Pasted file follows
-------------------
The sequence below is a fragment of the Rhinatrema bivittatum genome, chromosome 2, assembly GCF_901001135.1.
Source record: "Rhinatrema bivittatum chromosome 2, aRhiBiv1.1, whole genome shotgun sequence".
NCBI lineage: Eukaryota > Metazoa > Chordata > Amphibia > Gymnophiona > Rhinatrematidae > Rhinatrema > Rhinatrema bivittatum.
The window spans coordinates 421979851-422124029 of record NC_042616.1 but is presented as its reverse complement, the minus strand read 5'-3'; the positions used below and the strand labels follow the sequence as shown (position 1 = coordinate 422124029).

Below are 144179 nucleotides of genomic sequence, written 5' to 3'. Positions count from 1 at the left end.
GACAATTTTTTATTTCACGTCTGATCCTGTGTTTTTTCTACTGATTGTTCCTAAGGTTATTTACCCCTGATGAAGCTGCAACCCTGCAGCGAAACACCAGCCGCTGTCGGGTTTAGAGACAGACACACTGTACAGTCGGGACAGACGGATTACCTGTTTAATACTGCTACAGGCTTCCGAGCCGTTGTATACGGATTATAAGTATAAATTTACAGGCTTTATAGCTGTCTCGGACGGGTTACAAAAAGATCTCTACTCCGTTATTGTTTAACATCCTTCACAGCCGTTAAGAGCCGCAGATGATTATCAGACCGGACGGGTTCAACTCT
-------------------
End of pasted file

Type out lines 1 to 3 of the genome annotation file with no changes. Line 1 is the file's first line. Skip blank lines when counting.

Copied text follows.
The sequence below is a fragment of the Rhinatrema bivittatum genome, chromosome 2, assembly GCF_901001135.1.
Source record: "Rhinatrema bivittatum chromosome 2, aRhiBiv1.1, whole genome shotgun sequence".
NCBI lineage: Eukaryota > Metazoa > Chordata > Amphibia > Gymnophiona > Rhinatrematidae > Rhinatrema > Rhinatrema bivittatum.